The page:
Friday, 4 May 2018

Carmilla: A Ghost Story for Theatre review

Carmilla- A Ghost Story for the Theatre is a show that lives up to its name. Written by Adam Yee after the 1872 novella by Sheridan Le Fanu, the story follows a father and his daughter whose lives are interrupted by the arrival of a beautiful stranger, Carmilla. There is an air of mystery surrounding Carmilla as to who – and what – she is, and how her existence threatens everything that this family holds near. 

However, Carmilla is not just a theatre performance but also a musical one with Tom Pugh conducting a live chamber orchestra (Elizabeth Barcan, Pri Victor, Lyndon Chester, Rosanne Hunt, Edit Golder and Yee) to create the score as events unfold. Also composed by Yee, there is a gothic and unnerving atmosphere in the music and in that regard, there is much to engage with.

Its fusion with the spoken word is where the difficulties of bringing these two forms together become apparent. There are instances where it feels like two different shows are being staged with the transitions between spoken word and music awkwardly executed and regularly interrupting the flow of the production to the point where the music distracts you from the text and the text distracts you from the music. 

Karen Wakeham’s direction lacks the energy and the excitement needed in a tale such as this, particularly in the opening moments with the cast (Georgia Brooks, Teresa Duddy, Joshua Porter, John Chesire and Danielle Carey) standing still and staring out to the audience as they speak their lines. Admittedly, sharing the relatively small stage with the orchestra may have played a part in the limited movement and action but it is another example of how these two mediums struggled to work together. As a result, the performances lack the intensity required, particularly in the relationship between Carmila and Laura (Duddy and Brooks).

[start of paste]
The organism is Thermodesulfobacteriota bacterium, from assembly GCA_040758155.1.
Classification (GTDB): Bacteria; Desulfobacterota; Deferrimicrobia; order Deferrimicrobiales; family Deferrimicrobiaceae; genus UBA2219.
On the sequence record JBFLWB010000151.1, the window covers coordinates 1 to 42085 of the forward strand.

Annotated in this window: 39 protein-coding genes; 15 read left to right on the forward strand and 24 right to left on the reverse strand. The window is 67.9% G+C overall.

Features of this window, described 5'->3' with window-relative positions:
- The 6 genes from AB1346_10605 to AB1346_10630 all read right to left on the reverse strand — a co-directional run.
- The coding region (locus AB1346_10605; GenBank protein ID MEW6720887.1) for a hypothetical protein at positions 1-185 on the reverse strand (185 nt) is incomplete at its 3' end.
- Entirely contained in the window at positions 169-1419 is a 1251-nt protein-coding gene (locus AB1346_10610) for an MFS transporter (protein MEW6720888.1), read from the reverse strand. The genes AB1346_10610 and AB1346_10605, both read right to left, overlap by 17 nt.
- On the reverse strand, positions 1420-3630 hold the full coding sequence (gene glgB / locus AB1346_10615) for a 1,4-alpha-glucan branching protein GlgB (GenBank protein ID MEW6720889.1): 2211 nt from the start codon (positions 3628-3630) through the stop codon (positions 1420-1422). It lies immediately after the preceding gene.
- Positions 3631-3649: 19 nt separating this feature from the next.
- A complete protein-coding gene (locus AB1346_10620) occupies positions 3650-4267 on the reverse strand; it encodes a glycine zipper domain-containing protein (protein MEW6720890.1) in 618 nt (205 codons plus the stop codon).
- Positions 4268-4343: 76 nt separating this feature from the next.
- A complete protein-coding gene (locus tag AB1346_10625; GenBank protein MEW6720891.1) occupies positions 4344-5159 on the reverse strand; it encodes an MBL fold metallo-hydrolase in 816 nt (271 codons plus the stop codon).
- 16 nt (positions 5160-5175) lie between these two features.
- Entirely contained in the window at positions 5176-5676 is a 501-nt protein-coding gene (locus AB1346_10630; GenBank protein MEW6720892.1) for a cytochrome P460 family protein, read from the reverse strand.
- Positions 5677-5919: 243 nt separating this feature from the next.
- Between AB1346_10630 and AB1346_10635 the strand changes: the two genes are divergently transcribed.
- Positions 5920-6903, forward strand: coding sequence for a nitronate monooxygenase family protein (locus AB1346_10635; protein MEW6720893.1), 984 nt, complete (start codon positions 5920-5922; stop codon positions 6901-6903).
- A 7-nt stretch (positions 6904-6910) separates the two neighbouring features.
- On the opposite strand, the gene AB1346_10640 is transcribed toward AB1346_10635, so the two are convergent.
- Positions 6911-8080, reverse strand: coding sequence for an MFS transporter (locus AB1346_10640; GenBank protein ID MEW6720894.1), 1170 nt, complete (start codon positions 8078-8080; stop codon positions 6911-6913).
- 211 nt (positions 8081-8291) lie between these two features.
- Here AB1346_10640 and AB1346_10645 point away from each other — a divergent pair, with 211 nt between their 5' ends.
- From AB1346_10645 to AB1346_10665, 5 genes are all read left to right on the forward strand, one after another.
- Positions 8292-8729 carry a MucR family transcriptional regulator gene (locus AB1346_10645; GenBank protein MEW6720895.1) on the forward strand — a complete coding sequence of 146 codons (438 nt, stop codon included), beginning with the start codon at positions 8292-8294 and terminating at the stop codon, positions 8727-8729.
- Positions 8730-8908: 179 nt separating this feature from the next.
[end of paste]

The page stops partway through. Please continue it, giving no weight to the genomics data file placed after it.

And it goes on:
Carmilla remains an ambitious work that merges chamber music and theatre. While its innovation and risk-taking should be congratulated, its execution is not wholly successful with this production. A more organic way of bringing the two forms together would allow for the suspense and the horror of this story to truly come to life. 

Venue: La Mama Theatre, 205 Faraday Street, Carlton 
Season: until 13 May | Wed 6:30pm, Thu, Sat 7.30pm, Sun 2.00pm and 6:30pm
Tickets: $30 Full | $20 Conc
Bookings: La Mama Theatre

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